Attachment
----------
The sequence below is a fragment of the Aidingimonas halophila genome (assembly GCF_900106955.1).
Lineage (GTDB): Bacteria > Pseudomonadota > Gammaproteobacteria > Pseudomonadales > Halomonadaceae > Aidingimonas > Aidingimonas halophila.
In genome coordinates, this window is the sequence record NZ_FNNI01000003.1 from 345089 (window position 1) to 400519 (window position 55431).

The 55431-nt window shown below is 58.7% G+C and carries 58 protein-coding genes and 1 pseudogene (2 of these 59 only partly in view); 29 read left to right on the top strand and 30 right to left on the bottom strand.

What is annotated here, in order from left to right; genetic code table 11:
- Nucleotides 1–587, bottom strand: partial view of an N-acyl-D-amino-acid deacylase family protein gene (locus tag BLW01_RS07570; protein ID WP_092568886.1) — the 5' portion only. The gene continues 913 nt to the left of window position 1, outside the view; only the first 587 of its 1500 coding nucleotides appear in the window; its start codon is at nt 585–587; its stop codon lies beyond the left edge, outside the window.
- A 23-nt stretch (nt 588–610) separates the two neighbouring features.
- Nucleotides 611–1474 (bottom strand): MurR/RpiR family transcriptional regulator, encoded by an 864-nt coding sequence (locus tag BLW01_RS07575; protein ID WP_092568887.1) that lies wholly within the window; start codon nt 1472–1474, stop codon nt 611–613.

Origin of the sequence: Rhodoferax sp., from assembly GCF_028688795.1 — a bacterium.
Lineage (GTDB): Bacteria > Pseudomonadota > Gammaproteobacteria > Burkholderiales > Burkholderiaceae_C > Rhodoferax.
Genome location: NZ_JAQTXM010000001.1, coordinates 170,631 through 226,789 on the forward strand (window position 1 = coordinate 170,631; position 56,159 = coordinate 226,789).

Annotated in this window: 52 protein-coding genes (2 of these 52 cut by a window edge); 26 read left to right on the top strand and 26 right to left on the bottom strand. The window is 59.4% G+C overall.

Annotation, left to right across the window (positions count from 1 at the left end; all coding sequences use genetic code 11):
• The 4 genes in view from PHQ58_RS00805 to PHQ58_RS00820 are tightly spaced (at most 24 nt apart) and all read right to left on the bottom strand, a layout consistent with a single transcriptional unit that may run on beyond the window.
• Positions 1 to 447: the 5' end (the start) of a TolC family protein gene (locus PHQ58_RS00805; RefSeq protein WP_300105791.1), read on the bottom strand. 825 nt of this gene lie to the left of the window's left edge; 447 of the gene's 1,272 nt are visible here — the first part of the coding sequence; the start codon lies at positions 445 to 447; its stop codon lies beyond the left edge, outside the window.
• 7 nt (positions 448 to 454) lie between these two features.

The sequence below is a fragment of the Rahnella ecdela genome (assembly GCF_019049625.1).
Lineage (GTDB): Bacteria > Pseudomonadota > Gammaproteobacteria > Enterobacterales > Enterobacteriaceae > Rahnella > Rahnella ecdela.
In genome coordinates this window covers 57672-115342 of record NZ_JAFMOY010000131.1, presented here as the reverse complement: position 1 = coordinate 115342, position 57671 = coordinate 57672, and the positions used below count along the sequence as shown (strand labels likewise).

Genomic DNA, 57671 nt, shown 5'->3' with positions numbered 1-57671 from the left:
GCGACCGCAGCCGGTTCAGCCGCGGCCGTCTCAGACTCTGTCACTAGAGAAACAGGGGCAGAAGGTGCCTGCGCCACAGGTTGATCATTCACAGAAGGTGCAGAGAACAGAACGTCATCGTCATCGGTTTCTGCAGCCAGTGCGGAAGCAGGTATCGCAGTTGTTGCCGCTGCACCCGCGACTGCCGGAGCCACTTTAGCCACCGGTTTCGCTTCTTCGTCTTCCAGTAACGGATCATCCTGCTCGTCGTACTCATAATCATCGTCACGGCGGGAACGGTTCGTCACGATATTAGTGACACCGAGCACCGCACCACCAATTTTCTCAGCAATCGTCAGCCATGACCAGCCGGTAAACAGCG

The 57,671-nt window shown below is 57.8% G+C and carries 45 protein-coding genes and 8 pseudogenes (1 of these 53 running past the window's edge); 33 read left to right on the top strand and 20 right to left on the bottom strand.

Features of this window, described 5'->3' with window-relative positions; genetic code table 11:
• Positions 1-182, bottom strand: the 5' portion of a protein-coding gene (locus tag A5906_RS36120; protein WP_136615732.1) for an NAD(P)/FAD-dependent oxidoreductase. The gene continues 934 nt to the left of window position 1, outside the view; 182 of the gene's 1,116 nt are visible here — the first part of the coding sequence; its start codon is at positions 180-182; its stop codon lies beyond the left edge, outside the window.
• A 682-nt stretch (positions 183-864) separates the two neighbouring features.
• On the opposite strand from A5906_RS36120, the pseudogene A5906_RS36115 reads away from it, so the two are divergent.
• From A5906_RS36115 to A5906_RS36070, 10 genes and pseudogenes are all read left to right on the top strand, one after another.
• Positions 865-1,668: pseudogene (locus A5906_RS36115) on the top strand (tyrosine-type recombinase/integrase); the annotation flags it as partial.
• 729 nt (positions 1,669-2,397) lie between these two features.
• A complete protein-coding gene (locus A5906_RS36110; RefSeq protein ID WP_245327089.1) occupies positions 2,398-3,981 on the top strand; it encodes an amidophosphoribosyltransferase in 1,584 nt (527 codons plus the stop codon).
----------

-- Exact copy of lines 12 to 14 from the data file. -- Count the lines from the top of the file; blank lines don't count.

Annotated in this window: 52 protein-coding genes (2 of these 52 cut by a window edge); 26 read left to right on the top strand and 26 right to left on the bottom strand. The window is 59.4% G+C overall.

Annotation, left to right across the window (positions count from 1 at the left end; all coding sequences use genetic code 11):
• The 4 genes in view from PHQ58_RS00805 to PHQ58_RS00820 are tightly spaced (at most 24 nt apart) and all read right to left on the bottom strand, a layout consistent with a single transcriptional unit that may run on beyond the window.